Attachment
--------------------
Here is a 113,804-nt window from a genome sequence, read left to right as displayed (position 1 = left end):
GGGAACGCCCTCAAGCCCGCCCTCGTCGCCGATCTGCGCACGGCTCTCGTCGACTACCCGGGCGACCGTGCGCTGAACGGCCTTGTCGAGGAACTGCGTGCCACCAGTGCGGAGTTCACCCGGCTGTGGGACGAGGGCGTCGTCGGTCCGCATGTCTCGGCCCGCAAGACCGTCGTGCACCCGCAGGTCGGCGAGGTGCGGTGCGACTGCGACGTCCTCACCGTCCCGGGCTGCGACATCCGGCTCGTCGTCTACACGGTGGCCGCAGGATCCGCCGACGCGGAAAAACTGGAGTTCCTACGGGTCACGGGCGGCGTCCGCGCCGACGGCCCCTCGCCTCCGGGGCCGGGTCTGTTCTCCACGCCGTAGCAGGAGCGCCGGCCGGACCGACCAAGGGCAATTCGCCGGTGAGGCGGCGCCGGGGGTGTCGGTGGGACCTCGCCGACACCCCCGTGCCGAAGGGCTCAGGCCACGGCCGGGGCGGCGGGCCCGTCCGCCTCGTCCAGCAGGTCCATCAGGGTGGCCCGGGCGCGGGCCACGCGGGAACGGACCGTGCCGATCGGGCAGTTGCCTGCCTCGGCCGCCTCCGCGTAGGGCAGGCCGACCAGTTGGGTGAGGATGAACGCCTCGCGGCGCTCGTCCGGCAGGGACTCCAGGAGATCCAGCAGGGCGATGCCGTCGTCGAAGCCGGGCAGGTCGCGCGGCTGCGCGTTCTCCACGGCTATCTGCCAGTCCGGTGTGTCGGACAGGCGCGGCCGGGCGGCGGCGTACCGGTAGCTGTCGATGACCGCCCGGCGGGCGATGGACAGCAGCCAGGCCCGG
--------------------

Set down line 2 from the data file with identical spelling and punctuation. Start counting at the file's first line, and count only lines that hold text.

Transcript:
GGGAACGCCCTCAAGCCCGCCCTCGTCGCCGATCTGCGCACGGCTCTCGTCGACTACCCGGGCGACCGTGCGCTGAACGGCCTTGTCGAGGAACTGCGTGCCACCAGTGCGGAGTTCACCCGGCTGTGGGACGAGGGCGTCGTCGGTCCGCATGTCTCGGCCCGCAAGACCGTCGTGCACCCGCAGGTCGGCGAGGTGCGGTGCGACTGCGACGTCCTCACCGTCCCGGGCTGCGACATCCGGCTCGTCGTCTACACGGTGGCCGCAGGATCCGCCGACGCGGAAAAACTGGAGTTCCTACGGGTCACGGGCGGCGTCCGCGCCGACGGCCCCTCGCCTCCGGGGCCGGGTCTGTTCTCCACGCCGTAGCAGGAGCGCCGGCCGGACCGACCAAGGGCAATTCGCCGGTGAGGCGGCGCCGGGGGTGTCGGTGGGACCTCGCCGACACCCCCGTGCCGAAGGGCTCAGGCCACGGCCGGGGCGGCGGGCCCGTCCGCCTCGTCCAGCAGGTCCATCAGGGTGGCCCGGGCGCGGGCCACGCGGGAACGGACCGTGCCGATCGGGCAGTTGCCTGCCTCGGCCGCCTCCGCGTAGGGCAGGCCGACCAGTTGGGTGAGGATGAACGCCTCGCGGCGCTCGTCCGGCAGGGACTCCAGGAGATCCAGCAGGGCGATGCCGTCGTCGAAGCCGGGCAGGTCGCGCGGCTGCGCGTTCTCCACGGCTATCTGCCAGTCCGGTGTGTCGGACAGGCGCGGCCGGGCGGCGGCGTACCGGTAGCTGTCGATGACCGCCCGGCGGGCGATGGACAGCAGCCAGGCCCGG